16 BA programs are CCIE accredited. By not requiring CCIE 
accreditation, we are broadening the applicant pool, especially for 
novice applicants, and ensuring diversity, equity, and inclusion among 
all prospective applicants.
    Changes: None.

Other Areas

    Comment: Two commenters recommended expanding the non-
discrimination categories included under Application Requirements, 
paragraph (c)(1) and (e)(1), which state that applicants must 
demonstrate how the project will ensure equal access and treatment for 
eligible project participants who are members of groups who have 
traditionally been underrepresented based on race, color, national 
origin, gender, age, or disability. One commenter commended the 
Department for its inclusion of ``gender'' within the list of non-
discrimination categories, which safeguards transgender individuals or 
those otherwise impacted by gender identity. The commenter further 
noted that ``sexual orientation'' should be included within the list of 
non-discrimination categories. The commenter explained that the 
inclusion of ``sexual orientation'' is important for the protection of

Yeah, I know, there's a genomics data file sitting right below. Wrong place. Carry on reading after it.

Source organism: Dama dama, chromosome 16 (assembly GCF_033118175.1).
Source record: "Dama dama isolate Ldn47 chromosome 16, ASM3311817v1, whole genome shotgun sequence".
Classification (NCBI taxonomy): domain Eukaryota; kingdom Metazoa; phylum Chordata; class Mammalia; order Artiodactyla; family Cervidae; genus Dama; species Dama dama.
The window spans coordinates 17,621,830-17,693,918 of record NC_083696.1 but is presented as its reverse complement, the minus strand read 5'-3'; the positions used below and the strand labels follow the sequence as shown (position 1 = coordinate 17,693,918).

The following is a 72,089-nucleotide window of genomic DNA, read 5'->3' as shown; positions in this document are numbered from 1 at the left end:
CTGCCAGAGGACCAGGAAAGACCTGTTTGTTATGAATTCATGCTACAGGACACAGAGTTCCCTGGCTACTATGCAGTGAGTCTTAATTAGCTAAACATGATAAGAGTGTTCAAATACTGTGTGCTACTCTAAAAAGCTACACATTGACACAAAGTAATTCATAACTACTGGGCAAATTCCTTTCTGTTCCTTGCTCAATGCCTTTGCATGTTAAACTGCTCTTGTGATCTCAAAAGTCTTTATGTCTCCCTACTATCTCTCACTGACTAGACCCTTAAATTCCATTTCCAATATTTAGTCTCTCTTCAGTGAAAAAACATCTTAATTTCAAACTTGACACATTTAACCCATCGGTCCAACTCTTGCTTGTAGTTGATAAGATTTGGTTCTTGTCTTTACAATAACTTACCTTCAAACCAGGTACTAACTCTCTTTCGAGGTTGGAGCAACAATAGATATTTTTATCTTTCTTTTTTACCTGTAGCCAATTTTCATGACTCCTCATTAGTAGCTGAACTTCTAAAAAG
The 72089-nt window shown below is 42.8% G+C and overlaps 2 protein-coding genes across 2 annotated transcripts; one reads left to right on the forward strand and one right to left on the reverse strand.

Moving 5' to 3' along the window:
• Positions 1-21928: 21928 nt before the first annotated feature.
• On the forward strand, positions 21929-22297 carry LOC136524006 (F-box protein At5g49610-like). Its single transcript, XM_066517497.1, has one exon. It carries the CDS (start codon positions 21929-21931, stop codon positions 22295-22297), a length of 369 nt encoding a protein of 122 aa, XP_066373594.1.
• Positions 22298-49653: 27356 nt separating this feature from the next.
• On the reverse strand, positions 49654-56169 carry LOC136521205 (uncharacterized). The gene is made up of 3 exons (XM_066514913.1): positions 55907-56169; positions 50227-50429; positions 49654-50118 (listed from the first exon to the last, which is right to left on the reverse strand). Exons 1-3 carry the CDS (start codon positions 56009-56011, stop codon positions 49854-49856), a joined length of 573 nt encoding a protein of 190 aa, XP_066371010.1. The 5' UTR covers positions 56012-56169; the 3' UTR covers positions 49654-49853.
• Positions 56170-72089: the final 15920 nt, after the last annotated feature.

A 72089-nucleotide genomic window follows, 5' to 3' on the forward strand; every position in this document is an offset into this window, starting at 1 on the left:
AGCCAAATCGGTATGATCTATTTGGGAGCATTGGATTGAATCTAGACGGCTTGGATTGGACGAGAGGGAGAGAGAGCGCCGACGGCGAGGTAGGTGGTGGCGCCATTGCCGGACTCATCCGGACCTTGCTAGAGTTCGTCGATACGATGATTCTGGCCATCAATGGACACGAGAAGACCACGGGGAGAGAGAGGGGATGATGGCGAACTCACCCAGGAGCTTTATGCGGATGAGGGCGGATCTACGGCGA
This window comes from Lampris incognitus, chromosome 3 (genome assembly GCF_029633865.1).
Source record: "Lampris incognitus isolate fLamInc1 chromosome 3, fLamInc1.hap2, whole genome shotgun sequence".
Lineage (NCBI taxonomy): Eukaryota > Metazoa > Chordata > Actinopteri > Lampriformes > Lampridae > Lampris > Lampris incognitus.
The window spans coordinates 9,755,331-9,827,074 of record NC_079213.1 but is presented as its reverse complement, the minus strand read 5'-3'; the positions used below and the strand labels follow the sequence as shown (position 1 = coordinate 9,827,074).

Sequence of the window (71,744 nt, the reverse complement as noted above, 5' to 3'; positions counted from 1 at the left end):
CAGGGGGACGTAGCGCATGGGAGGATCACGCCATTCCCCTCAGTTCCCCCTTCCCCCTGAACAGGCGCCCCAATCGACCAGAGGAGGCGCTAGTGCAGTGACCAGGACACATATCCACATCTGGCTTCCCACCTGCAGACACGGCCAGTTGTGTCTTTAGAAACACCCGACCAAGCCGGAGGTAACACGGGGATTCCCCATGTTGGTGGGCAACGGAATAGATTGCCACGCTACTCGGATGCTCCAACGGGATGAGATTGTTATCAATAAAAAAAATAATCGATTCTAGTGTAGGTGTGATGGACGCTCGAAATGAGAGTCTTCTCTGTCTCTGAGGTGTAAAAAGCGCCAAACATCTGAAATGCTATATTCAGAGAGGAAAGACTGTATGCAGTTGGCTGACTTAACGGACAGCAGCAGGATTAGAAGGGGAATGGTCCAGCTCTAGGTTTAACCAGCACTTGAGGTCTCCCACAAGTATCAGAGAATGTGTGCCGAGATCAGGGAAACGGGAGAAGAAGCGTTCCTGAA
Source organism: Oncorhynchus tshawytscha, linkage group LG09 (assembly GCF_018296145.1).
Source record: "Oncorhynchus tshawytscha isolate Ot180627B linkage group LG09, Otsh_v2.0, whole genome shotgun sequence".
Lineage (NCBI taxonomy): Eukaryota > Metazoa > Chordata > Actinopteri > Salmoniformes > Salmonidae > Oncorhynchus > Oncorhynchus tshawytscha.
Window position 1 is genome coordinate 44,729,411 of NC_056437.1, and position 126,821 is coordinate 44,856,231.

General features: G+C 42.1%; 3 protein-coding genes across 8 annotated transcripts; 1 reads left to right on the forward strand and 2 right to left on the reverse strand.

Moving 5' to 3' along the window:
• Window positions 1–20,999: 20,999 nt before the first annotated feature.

Lesbian, Gay, Bisexual, Transgender, and Queer/Questioning (LBGTQ) 
individuals, as members of a group that has traditionally been 
underrepresented. Another commenter urged the Department to expand the 
list of non-discrimination categories to include gender identity or 
expression, racial identity, religious affiliation, sexual orientation, 
socioeconomic status, deaf or hard of hearing status, disability 
status, age, geographic locale, sign language interpreting experience, 
certification status and level, and language basis. The commenter asked 
that applications be evaluated based on a commitment to ensuring 
participation from the widest variety of society.
    Discussion: The Department appreciates the comments regarding the 
groups of people that have been traditionally underrepresented 
described under Application Requirements, ``Quality of Project